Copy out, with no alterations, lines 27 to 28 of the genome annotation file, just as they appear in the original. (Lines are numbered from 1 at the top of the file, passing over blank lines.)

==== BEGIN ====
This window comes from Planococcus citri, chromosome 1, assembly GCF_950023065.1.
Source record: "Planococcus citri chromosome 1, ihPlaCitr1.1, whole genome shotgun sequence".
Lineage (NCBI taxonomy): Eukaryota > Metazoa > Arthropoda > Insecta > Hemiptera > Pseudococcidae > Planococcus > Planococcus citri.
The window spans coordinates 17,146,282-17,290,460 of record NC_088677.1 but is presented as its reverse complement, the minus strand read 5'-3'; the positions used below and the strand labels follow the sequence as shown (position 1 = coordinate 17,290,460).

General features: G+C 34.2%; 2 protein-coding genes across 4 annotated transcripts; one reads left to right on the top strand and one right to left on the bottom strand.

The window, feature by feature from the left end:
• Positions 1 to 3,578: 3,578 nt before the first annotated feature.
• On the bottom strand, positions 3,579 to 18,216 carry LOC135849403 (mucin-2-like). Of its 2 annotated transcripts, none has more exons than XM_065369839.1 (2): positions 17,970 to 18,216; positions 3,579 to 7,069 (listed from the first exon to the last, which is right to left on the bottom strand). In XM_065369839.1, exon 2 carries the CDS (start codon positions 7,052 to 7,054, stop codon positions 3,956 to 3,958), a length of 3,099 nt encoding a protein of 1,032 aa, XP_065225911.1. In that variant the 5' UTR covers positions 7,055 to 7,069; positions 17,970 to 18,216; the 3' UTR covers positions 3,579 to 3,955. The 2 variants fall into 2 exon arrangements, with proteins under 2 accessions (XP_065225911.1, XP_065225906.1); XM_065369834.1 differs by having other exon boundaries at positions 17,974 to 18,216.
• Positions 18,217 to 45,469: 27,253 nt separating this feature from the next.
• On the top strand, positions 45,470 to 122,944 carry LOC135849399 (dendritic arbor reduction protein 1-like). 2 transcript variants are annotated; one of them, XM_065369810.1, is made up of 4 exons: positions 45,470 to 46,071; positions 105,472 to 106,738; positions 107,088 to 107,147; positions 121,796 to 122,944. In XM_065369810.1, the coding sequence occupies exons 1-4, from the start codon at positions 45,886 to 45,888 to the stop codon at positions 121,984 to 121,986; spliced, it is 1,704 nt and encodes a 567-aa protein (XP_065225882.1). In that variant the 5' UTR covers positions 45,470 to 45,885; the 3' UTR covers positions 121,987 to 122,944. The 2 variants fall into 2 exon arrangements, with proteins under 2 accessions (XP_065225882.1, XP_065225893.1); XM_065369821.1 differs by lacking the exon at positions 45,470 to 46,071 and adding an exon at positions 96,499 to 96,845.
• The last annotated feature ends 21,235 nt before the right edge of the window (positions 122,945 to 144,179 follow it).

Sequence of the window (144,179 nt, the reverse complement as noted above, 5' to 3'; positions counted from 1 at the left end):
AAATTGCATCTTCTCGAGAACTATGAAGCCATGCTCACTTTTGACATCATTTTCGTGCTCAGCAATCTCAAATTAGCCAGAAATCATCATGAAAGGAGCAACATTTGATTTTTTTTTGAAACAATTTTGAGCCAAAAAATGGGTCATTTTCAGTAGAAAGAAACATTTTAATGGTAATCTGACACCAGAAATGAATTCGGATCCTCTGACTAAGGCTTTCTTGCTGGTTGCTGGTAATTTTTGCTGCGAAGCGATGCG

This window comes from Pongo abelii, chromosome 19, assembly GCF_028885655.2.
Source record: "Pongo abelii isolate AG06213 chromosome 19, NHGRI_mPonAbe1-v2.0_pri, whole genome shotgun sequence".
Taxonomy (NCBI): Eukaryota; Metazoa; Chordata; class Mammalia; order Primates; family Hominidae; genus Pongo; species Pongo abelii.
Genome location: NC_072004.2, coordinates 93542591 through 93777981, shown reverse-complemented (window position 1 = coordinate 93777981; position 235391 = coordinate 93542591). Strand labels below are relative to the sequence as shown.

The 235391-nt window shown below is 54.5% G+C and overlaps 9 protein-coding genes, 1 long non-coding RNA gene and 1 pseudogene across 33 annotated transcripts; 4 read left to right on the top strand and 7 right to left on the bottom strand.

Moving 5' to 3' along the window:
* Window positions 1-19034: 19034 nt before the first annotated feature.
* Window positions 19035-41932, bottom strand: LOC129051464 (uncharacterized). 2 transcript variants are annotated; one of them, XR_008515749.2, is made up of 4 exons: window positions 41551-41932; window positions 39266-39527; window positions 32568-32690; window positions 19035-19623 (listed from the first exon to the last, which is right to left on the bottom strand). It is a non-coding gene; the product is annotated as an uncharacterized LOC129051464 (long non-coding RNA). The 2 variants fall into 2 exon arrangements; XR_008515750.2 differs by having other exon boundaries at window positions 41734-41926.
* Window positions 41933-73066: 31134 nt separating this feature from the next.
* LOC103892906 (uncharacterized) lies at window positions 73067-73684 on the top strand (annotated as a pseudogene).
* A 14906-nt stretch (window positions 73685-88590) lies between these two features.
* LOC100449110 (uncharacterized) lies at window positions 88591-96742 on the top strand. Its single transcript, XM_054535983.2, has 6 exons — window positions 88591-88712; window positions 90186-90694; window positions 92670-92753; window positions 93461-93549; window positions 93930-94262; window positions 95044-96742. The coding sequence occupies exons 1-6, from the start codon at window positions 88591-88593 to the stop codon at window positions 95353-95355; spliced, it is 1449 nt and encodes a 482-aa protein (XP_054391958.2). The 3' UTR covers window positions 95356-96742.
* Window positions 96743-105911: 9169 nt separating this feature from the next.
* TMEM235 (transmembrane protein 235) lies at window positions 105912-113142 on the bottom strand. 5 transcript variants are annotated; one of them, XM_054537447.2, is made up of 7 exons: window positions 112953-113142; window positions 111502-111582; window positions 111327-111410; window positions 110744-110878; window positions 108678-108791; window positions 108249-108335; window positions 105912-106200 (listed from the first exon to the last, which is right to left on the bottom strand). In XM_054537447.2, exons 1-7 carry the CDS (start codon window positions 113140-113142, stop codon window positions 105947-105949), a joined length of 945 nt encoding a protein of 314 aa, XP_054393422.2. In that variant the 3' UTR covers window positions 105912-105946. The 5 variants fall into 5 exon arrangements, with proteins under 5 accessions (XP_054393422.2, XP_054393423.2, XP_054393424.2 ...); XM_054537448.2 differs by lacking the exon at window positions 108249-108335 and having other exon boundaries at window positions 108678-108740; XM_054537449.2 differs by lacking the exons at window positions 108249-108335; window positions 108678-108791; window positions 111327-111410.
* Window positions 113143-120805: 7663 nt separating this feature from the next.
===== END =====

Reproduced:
* TMEM235 (transmembrane protein 235) lies at window positions 105912-113142 on the bottom strand. 5 transcript variants are annotated; one of them, XM_054537447.2, is made up of 7 exons: window positions 112953-113142; window positions 111502-111582; window positions 111327-111410; window positions 110744-110878; window positions 108678-108791; window positions 108249-108335; window positions 105912-106200 (listed from the first exon to the last, which is right to left on the bottom strand). In XM_054537447.2, exons 1-7 carry the CDS (start codon window positions 113140-113142, stop codon window positions 105947-105949), a joined length of 945 nt encoding a protein of 314 aa, XP_054393422.2. In that variant the 3' UTR covers window positions 105912-105946. The 5 variants fall into 5 exon arrangements, with proteins under 5 accessions (XP_054393422.2, XP_054393423.2, XP_054393424.2 ...); XM_054537448.2 differs by lacking the exon at window positions 108249-108335 and having other exon boundaries at window positions 108678-108740; XM_054537449.2 differs by lacking the exons at window positions 108249-108335; window positions 108678-108791; window positions 111327-111410.
* Window positions 113143-120805: 7663 nt separating this feature from the next.